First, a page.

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“This is your country: if you don’t like it, make it better”

INTERVIEW. What does it mean to 'wear black'? In the new play Schwarz Tragen, director Branwen Okpako addresses this question within an all-too-familiar context: the Berliner WG. Catch it at Ballhaus Naunynstraße as part of their Black Lux festival.

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Photo by Rebecca Sampson

Director and filmmaker Branwen Okpako turns to theatre with Schwarz Tragen, debuting at Ballhaus Naunynstraße’s Black Lux festival.

The WG, or flat share, is a Berlin institution that creates complex urban families and more than a little drama. So it’s no surprise that it’s really the WG that’s the main character in Schwarz Tragen, a new play from Elizabeth Blonzen. Together with a diverse ensemble of actors, Okpako – born in Nigeria, educated in Britain and based in Berlin – mixes the play with the team’s personal experiences to create a mixture of devised and traditional theatre. Her experience in film, most recently with the The Education of Auma Obama – the story of Barack Obama’s half-sister, with whom Okpako studied at Berlin’s Film and Television Academy – brings a visual and documentary style to the often difficult subject matter of race in Berlin.

What kind of a Berlin WG is set up in this play?

It’s black people who have chosen to live together, and have created a family – or the semblance of a family – and they see themselves as having this commonality of community. And they’re permanently being challenged with the question: are you really a family? And I think people are really finding out that they don’t know each other at all, and when push comes to shove and things get critical, they aren’t really there for each other when it counts.

The title Schwarz Tragen, to wear black, seems to work on two levels in this context…

It has something to do with mourning because we do have that element in the story. But it’s also wearing blackness, as in wearing identities: you can try them on and you can take them off. The mere fact that it’s addressed as something you’re just wearing immediately shows you that it’s not who you are. I think it’s a conversation as well. People can define you, but you must also accept that definition – or not. This is an opportunity for an audience to see a group of people being people first and foremost.

How has your experience been working with Ballhaus Naunynstraße?

I find the process at this theatre fascinating. We have a play, a group of actors, and we’re told to feel free to use our own inspiration, our own experiences. This is about creating culture, looking for ways to give expression to parts of our society that haven’t had the chance to express themselves in this sort of forum. You almost feel like a light’s been switched on, and you’ve got to develop a language that’s not a political language, not a didactic language, but that’s poetic and expressive at the same time, and then change it into art. It is exciting.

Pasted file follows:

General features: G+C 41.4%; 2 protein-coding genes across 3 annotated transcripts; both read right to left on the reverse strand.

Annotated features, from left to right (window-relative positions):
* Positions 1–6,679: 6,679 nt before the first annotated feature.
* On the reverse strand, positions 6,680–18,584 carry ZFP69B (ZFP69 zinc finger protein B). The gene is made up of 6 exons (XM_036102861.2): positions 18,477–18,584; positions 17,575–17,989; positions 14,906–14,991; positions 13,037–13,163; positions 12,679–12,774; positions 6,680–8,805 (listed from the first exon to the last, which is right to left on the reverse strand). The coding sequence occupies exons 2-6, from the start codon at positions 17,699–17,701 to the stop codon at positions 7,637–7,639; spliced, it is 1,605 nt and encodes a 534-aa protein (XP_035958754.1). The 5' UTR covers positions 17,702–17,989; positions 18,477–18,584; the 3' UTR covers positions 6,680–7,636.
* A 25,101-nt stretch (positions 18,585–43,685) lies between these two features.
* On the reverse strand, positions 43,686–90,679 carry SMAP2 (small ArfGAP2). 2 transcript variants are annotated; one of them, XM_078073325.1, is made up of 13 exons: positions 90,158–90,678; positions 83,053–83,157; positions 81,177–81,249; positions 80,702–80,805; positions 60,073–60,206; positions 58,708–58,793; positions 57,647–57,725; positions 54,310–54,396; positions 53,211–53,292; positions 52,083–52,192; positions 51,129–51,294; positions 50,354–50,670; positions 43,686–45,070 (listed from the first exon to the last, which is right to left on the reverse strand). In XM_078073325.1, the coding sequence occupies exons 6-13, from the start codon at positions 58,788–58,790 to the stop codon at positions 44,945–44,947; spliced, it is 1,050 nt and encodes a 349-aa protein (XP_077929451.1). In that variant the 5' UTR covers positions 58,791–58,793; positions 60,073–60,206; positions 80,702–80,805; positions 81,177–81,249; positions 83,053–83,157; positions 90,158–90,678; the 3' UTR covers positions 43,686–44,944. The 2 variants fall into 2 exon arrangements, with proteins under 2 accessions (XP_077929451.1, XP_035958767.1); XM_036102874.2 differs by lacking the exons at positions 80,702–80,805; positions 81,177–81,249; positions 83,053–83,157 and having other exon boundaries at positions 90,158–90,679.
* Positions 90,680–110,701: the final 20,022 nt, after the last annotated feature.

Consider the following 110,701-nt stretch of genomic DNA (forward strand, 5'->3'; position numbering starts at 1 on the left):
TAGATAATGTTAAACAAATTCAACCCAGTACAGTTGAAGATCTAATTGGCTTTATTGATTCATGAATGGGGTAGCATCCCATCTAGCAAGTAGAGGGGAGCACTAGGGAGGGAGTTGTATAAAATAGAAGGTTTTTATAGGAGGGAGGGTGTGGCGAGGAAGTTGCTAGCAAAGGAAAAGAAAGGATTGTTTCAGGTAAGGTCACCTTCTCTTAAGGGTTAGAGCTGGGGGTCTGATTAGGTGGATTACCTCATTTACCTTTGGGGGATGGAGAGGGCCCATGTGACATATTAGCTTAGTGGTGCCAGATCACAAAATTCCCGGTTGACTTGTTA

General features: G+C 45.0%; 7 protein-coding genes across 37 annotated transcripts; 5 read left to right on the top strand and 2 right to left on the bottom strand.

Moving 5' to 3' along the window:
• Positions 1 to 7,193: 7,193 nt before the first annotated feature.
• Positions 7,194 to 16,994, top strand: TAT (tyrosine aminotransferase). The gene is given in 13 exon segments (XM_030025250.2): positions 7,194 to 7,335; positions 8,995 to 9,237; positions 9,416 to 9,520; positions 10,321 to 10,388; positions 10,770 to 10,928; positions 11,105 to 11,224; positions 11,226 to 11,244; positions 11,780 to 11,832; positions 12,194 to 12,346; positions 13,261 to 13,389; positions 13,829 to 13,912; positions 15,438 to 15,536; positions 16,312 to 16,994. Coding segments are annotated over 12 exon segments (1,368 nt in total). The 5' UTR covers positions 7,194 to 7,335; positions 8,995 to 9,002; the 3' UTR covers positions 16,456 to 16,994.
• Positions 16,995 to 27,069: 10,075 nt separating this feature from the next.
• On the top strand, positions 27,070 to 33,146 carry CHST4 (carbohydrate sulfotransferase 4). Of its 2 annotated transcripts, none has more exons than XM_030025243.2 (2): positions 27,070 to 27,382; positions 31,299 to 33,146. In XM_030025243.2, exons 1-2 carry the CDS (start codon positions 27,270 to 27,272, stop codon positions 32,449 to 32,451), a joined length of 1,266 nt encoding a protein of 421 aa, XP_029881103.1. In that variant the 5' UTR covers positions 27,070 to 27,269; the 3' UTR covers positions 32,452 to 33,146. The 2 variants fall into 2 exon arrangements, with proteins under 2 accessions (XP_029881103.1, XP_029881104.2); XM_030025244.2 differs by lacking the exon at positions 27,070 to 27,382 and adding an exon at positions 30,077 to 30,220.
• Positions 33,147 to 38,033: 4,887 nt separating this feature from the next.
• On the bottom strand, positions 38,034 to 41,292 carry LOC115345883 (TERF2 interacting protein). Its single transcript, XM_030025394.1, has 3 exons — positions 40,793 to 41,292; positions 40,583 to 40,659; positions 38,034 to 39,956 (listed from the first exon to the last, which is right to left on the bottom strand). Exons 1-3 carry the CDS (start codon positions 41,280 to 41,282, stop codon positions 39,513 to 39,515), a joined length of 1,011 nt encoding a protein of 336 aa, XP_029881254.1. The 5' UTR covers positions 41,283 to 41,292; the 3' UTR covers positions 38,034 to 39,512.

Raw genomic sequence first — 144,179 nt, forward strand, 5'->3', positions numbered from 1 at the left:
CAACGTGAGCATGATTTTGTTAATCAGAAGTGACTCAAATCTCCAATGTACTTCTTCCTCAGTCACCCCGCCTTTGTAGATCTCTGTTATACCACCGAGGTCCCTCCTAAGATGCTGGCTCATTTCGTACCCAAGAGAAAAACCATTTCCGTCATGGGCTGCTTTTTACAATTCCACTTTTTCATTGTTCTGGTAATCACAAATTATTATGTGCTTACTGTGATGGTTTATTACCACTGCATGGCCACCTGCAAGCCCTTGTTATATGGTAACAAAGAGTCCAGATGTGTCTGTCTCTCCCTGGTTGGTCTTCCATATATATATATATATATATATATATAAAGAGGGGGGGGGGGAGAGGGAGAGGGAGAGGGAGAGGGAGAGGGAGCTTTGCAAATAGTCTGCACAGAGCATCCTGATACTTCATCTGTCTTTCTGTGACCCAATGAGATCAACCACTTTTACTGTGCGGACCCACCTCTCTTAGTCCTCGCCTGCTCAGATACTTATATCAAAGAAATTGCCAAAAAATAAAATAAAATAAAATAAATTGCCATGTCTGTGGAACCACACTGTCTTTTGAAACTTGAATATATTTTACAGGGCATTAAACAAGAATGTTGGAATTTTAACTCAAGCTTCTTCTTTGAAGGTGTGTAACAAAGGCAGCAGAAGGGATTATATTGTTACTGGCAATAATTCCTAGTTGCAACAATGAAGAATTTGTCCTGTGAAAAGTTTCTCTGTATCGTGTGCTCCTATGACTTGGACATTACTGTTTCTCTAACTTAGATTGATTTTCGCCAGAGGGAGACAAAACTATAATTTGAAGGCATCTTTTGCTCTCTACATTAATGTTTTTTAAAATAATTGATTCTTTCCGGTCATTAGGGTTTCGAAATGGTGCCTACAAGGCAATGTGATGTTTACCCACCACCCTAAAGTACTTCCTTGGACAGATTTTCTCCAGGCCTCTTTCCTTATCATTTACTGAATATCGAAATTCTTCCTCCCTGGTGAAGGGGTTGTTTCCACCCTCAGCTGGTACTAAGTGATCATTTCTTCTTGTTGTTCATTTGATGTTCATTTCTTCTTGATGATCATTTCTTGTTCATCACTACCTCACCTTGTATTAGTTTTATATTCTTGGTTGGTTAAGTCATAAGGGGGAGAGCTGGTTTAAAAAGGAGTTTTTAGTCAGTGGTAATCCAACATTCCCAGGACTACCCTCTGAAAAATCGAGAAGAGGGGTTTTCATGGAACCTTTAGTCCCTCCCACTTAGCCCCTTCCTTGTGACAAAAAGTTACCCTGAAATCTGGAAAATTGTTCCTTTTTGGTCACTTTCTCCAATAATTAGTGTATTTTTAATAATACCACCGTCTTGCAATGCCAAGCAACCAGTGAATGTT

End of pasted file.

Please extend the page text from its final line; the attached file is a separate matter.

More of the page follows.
You’ve spent most of your career directing films. What is it like working on a theatre production now?

My documentary film experience is helping me trust the process and believe that given enough oxygen, something is going to grow. We’re all on a ship and we don’t know where we’re going. I see myself as a navigator. I’m just looking at the stars and seeing which way we have to go.

Discussion about the use of blackface in German theatre was reignited at the Theatertreffen this year. What’s your reaction to this controversy?

I’m optimistic because if there are clashes, if this dialogue is happening, it means that there will be growth. The place of blackfacing in Germany has something to do with German culture and with the way Germans see themselves, because they are painting their faces black to talk about themselves. It doesn’t really have anything to do with black people. But once you have black German people, then you realise we are no longer white people painting our faces black, we are now white people and black people, our culture has changed. So now we must create new ways to express who we are.

Have you noticed a change in reactions to your film about Auma Obama since her brother’s decrease in popularity?

When I started making the film in 2008, Auma’s brother wasn’t even the president yet – and it took me four years to finish it, so he’d already practically finished his first term by the time I was finished with editing the film. I was constantly affected by the ups and downs of opinions about him. But I was very keen on making the spirit of the work have a life that will grow with the times, so I tried to focus on the idea of civic responsibility. Auma is a friend, she’s a person I went to school with, so it was about our conversation around our responsibility in our society. How can we make our lives useful somehow? And how much civic agency do we have as individuals, and how powerful are we in the different places where we’re active?

How can we help fight racism in Germany today?

I say it to my kids too: this is your country, this belongs to you. If you don’t like it, make it better. I say that to all of us. Nobody else has to deal with it – it’s yours, you make it good. White Germany is not the only Germany. Germany is also black, it’s of Turkish descent, it’s Arab, it’s Filipino. But everyone has a responsibility. They can’t say they should do something; they must say we must do something. I think it’s important that everybody claims this country for themselves. It’s very important that they’re part of the solution. And it’s the same with our WG: it’s ours so we have to make it work.

SCHWARZ TRAGEN Sep 24, 26-30, 20:00 | Ballhaus Naunynstraße, Naunynstr. 27, Kreuzberg, U-Bhf Kottbusser Tor

Originally published in issue #119, September 2013